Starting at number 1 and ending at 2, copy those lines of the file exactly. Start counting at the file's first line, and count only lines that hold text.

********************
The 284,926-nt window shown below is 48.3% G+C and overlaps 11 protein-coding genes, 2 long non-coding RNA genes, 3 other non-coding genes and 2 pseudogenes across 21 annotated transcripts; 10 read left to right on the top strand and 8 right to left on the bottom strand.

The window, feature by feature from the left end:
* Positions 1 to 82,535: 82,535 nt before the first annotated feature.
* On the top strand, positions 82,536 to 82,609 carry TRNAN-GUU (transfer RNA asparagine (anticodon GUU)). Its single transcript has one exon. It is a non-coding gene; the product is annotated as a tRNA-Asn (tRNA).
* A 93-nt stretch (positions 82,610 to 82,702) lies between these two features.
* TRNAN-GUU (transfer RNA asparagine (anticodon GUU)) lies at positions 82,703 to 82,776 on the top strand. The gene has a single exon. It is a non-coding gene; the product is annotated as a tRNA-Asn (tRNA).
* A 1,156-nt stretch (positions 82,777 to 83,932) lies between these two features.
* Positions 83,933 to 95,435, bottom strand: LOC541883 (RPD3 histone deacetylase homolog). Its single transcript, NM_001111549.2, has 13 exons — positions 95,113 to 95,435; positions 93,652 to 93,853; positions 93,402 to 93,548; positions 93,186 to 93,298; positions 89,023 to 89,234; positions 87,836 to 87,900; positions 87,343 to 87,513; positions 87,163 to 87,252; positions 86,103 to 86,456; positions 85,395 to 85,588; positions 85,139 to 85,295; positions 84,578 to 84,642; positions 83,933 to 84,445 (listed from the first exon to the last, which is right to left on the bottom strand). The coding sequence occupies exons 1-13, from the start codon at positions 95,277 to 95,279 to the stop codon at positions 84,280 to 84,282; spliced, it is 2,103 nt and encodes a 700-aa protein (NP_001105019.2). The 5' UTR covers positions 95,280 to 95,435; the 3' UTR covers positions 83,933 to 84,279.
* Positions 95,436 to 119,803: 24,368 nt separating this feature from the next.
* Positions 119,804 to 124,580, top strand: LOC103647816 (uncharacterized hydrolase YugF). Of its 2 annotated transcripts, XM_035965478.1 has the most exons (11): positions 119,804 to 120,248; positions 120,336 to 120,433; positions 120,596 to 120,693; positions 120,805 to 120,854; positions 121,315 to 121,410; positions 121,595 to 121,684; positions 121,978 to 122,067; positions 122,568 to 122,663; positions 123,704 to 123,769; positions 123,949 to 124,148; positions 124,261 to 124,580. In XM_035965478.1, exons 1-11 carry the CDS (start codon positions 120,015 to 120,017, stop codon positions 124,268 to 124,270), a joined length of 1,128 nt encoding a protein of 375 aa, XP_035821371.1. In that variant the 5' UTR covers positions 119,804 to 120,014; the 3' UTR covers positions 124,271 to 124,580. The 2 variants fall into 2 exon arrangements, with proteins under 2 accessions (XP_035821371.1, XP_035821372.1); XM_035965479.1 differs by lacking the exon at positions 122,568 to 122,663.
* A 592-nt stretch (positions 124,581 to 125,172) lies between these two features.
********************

The 284,926-nt window shown below is 48.3% G+C and overlaps 11 protein-coding genes, 2 long non-coding RNA genes, 3 other non-coding genes and 2 pseudogenes across 21 annotated transcripts; 10 read left to right on the top strand and 8 right to left on the bottom strand.

The window, feature by feature from the left end: